Other suitable plasticizers are the alkyl, cycloalkyl and aryl esters of phthalic acid. The alkyl radical usually contains 2-10 carbons and such substituted phthalates include dimethyl phthalate, dibutyl phthalate, di-2- ethylhexyl phthalate, dioctyl phthalate, diisoctyl phthalate, dicyclohexyl phthalate, isooctyl isodecyl phthalate, di-tridecyl phthalate, butyl octyl phthalate, butyl cyclohexyl phthalate, hexyl octyl phthalate, normal decyl phthalate, butyl benzyl phthalate, and octyl benzyl phthalate.

Examples of other inorganic and organic acids which may be completely esterified to produce esters suitable is intended to include straight and branched as plasticizers include glutaric acid, lactic acid, glycollic acid, tartaric acid, citric acid, terephthalic acid, tetrahydrophthalic acid, tetrachlorophthalic acid, salicylic acid, benzoic acid and phosphoric acid, as well as the isomers and homologs of the above. Those which are poly basic acids or mono basic aromatic acids are unusually effective and particularly suitable esters include tributyl phosphate, tricresyl phosphate, dioctyl isophthalate, tributyl citrate and acetyl tributyl citrate.

Broad classes of plasticizers are contemplated and include the adipates, azelates, citrates, fumarates, lactates, laurates, maleates, oleates, palmitates, phthalates, phosphates, ricinoleates, sebacates, stearates, epoxy plasticizers including epoxidized vegetable oils and plastoleins.

Other plasticizer compositions useful in the present invention comprise esters of high oxirane containing higher fatty acids with mono, di, and polyhydric aliphatic alcohols. These esters are low viscosity oils possessing little or no color. The esters may be characterized as high oxirane fatty materials containing a plurality of oxirane rings or epoxy groups at those points in the fatty acyl radical which are normally occupied by double bonds in the original non-epoxidized fatty acid or ester. They usually have an oxirane oxygen content of about 4.9l2.3, more often about 7.5-9.5. A general discussion of suitable oxirane fatty acid esters is set forth in US. Pat. Nos. 3,377,304 and 2,978,463, the disclosures of which are hereby incorporated by reference. Specific plasticizers include epoxidized linseed oil (oxirane content 88.5% by weight), epoxidized soybean oil (oxirane content 7-7.5% by weight), epoxidized butyl esters of linseed oil fatty acids (oxirane content 7.2% by weight) and epoxidized octyl tallate (oxirane content 4.9% by weight).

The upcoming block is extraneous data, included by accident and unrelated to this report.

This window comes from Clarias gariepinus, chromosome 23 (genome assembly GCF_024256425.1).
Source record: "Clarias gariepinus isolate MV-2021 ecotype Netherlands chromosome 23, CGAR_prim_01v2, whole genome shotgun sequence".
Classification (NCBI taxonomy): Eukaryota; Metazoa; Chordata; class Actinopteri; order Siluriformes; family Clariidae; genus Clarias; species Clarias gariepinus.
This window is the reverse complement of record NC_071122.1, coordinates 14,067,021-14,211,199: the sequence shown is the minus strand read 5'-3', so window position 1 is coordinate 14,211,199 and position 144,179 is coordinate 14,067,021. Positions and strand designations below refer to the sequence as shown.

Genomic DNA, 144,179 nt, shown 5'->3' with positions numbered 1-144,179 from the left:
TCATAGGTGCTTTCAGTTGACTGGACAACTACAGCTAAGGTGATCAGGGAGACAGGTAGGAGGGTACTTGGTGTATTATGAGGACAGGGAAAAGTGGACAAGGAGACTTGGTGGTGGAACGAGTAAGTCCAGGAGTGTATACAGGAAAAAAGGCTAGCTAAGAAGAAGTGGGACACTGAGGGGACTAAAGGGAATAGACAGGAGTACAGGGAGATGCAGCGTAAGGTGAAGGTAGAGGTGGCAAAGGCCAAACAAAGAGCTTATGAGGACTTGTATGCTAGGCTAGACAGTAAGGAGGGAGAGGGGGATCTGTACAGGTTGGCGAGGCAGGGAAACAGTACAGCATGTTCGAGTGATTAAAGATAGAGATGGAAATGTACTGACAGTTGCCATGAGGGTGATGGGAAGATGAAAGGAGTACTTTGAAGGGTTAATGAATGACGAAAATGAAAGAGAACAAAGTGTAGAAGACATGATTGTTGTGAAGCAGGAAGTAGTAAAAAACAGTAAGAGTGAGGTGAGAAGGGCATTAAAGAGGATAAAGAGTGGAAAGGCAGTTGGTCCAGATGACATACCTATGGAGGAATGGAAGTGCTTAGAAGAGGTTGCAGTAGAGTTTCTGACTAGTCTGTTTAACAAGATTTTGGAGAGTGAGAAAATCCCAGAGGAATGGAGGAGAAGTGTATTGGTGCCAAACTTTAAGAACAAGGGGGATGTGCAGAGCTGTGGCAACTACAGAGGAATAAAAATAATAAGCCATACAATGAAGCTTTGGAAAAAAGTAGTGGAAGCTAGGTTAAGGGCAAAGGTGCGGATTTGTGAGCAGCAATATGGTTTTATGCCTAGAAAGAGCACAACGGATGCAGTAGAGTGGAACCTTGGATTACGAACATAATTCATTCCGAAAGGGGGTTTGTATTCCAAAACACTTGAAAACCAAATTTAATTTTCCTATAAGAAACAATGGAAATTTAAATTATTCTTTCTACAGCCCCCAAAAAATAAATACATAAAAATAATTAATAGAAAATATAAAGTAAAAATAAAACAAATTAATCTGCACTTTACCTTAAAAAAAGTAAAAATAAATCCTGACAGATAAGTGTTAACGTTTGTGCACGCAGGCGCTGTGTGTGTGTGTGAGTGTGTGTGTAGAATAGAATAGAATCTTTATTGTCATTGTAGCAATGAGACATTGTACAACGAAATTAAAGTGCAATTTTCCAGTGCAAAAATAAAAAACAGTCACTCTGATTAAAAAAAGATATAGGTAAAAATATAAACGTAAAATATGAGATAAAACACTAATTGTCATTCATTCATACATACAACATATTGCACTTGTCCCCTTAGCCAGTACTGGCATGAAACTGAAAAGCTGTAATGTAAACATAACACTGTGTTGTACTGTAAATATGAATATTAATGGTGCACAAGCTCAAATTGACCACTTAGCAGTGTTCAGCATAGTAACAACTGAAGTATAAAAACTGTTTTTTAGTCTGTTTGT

In the preparation of the receptor sheet, an acidic clay may be suspended in a suitable carrier and binder such as corn starch or carboxy methyl cellulose and the resultant slurry coated onto one surface of a web material such as paper to give a film less than about 0.5 mil. Alternatively, an acidic electron acceptor material may be dissolved in an oil medium and emulsified with water by means of surface active agents. After complete emulsiflcation has occurred, the emulsion can be coated on one surface of a receptor web material and dried at a suitable temperature. The dried surface of the paper contains either microcapsules containing minute droplets of oil wherein the acid is dissolved or a film having entrapped therein minute oil droplets having dissolved therein an acid substance. In another embodiment, a carboxylic acid may be absorbed onto an inorganic mineral before it is incorporated onto the absorbent sheet.

In this connection it is mentioned that it should be understood that sensitization of the opposite side of the transfer sheet, while preferred, is not absolutely essential to the invention. Preferred sensitizing agents are the acidic electron acceptors such as attapulgite, bentonite, kaolin, silica gel, felspar, pyrophyllite, halloysite, magnesium trisilicate, zinc sulphate, zinc sulfide, calcium fluoride, calcium citrate, and organic acids such as tannic acid and benzoic acid. The acidic clays may be treated with sulfuric acid to render them more reactant if desired.